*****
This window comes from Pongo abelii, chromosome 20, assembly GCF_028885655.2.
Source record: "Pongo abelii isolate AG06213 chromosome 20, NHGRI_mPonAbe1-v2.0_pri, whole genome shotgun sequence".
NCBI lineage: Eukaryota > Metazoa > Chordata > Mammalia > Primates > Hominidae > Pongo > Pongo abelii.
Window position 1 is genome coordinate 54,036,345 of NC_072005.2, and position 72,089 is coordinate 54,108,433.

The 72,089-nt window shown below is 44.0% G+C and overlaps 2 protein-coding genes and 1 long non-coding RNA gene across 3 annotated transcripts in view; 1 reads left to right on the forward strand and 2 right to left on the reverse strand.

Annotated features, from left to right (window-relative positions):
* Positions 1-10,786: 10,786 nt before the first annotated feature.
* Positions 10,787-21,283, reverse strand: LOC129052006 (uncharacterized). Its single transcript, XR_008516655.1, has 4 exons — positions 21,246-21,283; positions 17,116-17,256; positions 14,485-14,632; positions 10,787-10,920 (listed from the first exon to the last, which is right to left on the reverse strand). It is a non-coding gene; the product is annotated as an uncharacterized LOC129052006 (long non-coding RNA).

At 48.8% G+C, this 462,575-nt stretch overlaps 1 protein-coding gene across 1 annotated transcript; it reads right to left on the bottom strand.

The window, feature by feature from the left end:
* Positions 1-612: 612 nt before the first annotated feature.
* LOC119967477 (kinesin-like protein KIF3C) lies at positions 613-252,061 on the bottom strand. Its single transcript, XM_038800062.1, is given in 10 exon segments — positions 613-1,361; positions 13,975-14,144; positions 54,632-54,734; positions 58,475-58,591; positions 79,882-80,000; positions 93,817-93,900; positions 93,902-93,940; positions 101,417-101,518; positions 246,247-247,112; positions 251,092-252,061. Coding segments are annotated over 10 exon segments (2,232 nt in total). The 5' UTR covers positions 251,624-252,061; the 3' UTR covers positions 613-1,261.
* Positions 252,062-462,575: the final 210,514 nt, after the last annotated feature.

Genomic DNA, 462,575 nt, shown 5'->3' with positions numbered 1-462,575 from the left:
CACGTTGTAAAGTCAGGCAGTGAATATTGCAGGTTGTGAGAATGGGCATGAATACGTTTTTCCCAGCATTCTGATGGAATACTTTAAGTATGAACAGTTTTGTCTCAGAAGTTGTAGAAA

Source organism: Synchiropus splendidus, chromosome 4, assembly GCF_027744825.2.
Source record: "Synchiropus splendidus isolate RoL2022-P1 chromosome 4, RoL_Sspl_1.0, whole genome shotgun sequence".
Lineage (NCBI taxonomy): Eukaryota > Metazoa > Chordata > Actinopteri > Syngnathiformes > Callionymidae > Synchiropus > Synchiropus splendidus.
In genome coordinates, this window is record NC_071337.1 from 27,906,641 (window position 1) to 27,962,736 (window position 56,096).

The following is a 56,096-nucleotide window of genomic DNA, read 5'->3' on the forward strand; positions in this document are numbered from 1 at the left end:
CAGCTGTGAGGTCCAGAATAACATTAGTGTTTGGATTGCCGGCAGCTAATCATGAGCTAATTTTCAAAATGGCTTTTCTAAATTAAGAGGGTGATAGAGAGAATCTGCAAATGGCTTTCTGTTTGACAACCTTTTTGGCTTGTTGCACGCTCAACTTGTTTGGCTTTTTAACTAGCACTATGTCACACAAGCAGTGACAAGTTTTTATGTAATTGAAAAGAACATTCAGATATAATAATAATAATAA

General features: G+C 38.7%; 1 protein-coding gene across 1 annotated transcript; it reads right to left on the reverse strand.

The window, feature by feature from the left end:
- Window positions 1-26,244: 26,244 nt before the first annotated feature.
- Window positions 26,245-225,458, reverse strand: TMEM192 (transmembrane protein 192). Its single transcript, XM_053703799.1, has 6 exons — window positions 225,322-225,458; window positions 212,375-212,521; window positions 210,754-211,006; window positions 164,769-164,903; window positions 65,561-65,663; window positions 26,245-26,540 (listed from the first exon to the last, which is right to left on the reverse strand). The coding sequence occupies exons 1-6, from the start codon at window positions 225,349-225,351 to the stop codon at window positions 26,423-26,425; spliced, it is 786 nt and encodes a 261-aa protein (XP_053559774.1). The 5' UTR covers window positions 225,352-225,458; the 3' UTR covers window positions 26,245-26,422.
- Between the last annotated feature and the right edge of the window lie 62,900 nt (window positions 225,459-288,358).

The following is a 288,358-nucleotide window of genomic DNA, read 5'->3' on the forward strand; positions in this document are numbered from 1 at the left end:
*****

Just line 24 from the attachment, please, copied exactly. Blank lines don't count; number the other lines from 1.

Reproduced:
- Window positions 1-26,244: 26,244 nt before the first annotated feature.